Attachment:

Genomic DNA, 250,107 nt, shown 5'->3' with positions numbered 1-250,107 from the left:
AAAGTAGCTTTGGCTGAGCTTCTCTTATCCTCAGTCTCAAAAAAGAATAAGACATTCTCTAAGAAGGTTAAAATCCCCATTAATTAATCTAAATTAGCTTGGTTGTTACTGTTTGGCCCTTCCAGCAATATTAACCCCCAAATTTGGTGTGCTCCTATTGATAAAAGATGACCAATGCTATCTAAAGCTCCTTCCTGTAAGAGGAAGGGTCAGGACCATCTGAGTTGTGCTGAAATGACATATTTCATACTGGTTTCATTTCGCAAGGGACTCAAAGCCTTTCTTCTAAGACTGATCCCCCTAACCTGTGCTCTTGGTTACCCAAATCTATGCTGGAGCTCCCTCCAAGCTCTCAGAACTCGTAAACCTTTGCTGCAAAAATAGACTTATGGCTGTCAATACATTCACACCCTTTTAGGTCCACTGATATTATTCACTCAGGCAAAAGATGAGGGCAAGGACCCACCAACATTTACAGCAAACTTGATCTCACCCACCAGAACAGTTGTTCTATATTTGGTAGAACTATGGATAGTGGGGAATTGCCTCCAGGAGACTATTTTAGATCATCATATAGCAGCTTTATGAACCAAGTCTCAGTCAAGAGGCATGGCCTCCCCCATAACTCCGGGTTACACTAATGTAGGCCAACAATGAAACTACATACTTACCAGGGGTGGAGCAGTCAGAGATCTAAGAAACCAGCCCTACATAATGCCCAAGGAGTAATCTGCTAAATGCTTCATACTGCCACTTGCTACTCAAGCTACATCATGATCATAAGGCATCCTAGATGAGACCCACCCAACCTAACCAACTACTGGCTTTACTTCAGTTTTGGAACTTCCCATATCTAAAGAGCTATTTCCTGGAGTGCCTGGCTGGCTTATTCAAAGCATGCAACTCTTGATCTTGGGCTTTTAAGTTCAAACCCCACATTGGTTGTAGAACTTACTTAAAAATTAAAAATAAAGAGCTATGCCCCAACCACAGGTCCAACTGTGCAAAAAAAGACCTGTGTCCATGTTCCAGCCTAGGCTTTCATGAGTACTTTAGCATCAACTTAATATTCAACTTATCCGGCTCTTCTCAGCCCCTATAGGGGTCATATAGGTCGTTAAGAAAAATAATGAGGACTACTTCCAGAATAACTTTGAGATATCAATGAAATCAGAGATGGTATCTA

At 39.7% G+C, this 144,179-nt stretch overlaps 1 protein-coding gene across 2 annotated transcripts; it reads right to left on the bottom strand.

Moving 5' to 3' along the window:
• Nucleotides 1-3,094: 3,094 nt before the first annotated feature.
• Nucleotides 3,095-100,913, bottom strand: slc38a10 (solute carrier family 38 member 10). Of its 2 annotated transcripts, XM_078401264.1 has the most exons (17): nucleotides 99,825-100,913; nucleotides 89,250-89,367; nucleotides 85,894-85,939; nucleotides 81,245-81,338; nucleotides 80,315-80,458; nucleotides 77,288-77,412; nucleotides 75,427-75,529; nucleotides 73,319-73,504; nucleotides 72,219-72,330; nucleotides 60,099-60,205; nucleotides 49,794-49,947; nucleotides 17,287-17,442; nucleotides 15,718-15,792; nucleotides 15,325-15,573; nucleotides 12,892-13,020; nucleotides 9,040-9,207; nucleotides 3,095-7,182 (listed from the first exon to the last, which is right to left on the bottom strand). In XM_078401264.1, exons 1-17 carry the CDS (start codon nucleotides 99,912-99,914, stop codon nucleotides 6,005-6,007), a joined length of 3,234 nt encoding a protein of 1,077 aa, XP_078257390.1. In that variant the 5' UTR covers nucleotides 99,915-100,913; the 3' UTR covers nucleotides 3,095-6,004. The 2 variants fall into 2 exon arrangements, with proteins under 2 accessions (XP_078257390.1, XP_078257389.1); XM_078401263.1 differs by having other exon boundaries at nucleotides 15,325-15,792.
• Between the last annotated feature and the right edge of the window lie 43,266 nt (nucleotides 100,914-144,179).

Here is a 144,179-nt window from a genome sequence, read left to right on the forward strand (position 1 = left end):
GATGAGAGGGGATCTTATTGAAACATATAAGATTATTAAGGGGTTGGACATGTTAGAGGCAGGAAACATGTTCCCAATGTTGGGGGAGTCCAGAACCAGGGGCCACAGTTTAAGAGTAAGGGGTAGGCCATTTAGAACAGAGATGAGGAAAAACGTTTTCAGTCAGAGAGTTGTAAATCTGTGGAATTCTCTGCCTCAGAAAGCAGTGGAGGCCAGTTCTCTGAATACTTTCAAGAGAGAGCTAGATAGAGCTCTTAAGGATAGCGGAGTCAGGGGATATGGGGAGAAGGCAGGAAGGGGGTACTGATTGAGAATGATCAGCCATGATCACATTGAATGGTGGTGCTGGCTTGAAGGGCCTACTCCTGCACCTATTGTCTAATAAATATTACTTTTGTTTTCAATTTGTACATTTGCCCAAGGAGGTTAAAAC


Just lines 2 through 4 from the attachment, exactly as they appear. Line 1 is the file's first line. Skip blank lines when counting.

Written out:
AAAGTAGCTTTGGCTGAGCTTCTCTTATCCTCAGTCTCAAAAAAGAATAAGACATTCTCTAAGAAGGTTAAAATCCCCATTAATTAATCTAAATTAGCTTGGTTGTTACTGTTTGGCCCTTCCAGCAATATTAACCCCCAAATTTGGTGTGCTCCTATTGATAAAAGATGACCAATGCTATCTAAAGCTCCTTCCTGTAAGAGGAAGGGTCAGGACCATCTGAGTTGTGCTGAAATGACATATTTCATACTGGTTTCATTTCGCAAGGGACTCAAAGCCTTTCTTCTAAGACTGATCCCCCTAACCTGTGCTCTTGGTTACCCAAATCTATGCTGGAGCTCCCTCCAAGCTCTCAGAACTCGTAAACCTTTGCTGCAAAAATAGACTTATGGCTGTCAATACATTCACACCCTTTTAGGTCCACTGATATTATTCACTCAGGCAAAAGATGAGGGCAAGGACCCACCAACATTTACAGCAAACTTGATCTCACCCACCAGAACAGTTGTTCTATATTTGGTAGAACTATGGATAGTGGGGAATTGCCTCCAGGAGACTATTTTAGATCATCATATAGCAGCTTTATGAACCAAGTCTCAGTCAAGAGGCATGGCCTCCCCCATAACTCCGGGTTACACTAATGTAGGCCAACAATGAAACTACATACTTACCAGGGGTGGAGCAGTCAGAGATCTAAGAAACCAGCCCTACATAATGCCCAAGGAGTAATCTGCTAAATGCTTCATACTGCCACTTGCTACTCAAGCTACATCATGATCATAAGGCATCCTAGATGAGACCCACCCAACCTAACCAACTACTGGCTTTACTTCAGTTTTGGAACTTCCCATATCTAAAGAGCTATTTCCTGGAGTGCCTGGCTGGCTTATTCAAAGCATGCAACTCTTGATCTTGGGCTTTTAAGTTCAAACCCCACATTGGTTGTAGAACTTACTTAAAAATTAAAAATAAAGAGCTATGCCCCAACCACAGGTCCAACTGTGCAAAAAAAGACCTGTGTCCATGTTCCAGCCTAGGCTTTCATGAGTACTTTAGCATCAACTTAATATTCAACTTATCCGGCTCTTCTCAGCCCCTATAGGGGTCATATAGGTCGTTAAGAAAAATAATGAGGACTACTTCCAGAATAACTTTGAGATATCAATGAAATCAGAGATGGTATCTA

At 39.7% G+C, this 144,179-nt stretch overlaps 1 protein-coding gene across 2 annotated transcripts; it reads right to left on the bottom strand.

Moving 5' to 3' along the window: